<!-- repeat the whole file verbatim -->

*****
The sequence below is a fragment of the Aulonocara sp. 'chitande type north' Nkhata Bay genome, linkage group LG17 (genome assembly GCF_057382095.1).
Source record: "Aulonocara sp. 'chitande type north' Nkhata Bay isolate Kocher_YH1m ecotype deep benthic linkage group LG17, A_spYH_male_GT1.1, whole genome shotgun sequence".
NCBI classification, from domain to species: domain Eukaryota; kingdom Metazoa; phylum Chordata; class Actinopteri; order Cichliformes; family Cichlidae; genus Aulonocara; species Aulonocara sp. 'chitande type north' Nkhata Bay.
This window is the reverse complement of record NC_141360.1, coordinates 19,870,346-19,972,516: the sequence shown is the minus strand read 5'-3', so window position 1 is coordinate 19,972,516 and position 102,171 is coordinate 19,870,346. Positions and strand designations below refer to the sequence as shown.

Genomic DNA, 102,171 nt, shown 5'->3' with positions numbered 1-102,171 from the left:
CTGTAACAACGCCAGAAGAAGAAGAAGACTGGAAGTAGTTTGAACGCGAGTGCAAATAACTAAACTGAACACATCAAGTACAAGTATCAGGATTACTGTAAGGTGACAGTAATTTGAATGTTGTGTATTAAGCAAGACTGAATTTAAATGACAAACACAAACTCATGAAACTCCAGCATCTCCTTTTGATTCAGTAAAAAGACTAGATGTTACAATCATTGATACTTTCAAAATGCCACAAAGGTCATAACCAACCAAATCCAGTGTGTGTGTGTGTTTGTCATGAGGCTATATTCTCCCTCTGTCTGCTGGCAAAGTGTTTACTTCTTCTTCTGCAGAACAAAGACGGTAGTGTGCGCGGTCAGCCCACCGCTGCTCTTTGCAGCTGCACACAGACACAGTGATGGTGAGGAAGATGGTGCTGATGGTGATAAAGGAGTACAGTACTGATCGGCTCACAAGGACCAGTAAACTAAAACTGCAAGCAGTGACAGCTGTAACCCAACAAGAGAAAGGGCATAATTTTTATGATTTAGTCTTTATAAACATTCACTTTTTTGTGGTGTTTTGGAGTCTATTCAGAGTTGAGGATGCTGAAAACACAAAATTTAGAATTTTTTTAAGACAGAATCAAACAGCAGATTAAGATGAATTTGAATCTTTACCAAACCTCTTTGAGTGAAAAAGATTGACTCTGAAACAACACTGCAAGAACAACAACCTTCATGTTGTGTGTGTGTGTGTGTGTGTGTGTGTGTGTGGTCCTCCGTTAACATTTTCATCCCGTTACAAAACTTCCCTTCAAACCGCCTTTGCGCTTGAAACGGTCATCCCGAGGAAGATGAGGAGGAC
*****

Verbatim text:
The sequence below is a fragment of the Aulonocara sp. 'chitande type north' Nkhata Bay genome, linkage group LG17 (genome assembly GCF_057382095.1).
Source record: "Aulonocara sp. 'chitande type north' Nkhata Bay isolate Kocher_YH1m ecotype deep benthic linkage group LG17, A_spYH_male_GT1.1, whole genome shotgun sequence".
NCBI classification, from domain to species: domain Eukaryota; kingdom Metazoa; phylum Chordata; class Actinopteri; order Cichliformes; family Cichlidae; genus Aulonocara; species Aulonocara sp. 'chitande type north' Nkhata Bay.
This window is the reverse complement of record NC_141360.1, coordinates 19,870,346-19,972,516: the sequence shown is the minus strand read 5'-3', so window position 1 is coordinate 19,972,516 and position 102,171 is coordinate 19,870,346. Positions and strand designations below refer to the sequence as shown.

Genomic DNA, 102,171 nt, shown 5'->3' with positions numbered 1-102,171 from the left:
CTGTAACAACGCCAGAAGAAGAAGAAGACTGGAAGTAGTTTGAACGCGAGTGCAAATAACTAAACTGAACACATCAAGTACAAGTATCAGGATTACTGTAAGGTGACAGTAATTTGAATGTTGTGTATTAAGCAAGACTGAATTTAAATGACAAACACAAACTCATGAAACTCCAGCATCTCCTTTTGATTCAGTAAAAAGACTAGATGTTACAATCATTGATACTTTCAAAATGCCACAAAGGTCATAACCAACCAAATCCAGTGTGTGTGTGTGTTTGTCATGAGGCTATATTCTCCCTCTGTCTGCTGGCAAAGTGTTTACTTCTTCTTCTGCAGAACAAAGACGGTAGTGTGCGCGGTCAGCCCACCGCTGCTCTTTGCAGCTGCACACAGACACAGTGATGGTGAGGAAGATGGTGCTGATGGTGATAAAGGAGTACAGTACTGATCGGCTCACAAGGACCAGTAAACTAAAACTGCAAGCAGTGACAGCTGTAACCCAACAAGAGAAAGGGCATAATTTTTATGATTTAGTCTTTATAAACATTCACTTTTTTGTGGTGTTTTGGAGTCTATTCAGAGTTGAGGATGCTGAAAACACAAAATTTAGAATTTTTTTAAGACAGAATCAAACAGCAGATTAAGATGAATTTGAATCTTTACCAAACCTCTTTGAGTGAAAAAGATTGACTCTGAAACAACACTGCAAGAACAACAACCTTCATGTTGTGTGTGTGTGTGTGTGTGTGTGTGTGTGTGGTCCTCCGTTAACATTTTCATCCCGTTACAAAACTTCCCTTCAAACCGCCTTTGCGCTTGAAACGGTCATCCCGAGGAAGATGAGGAGGAC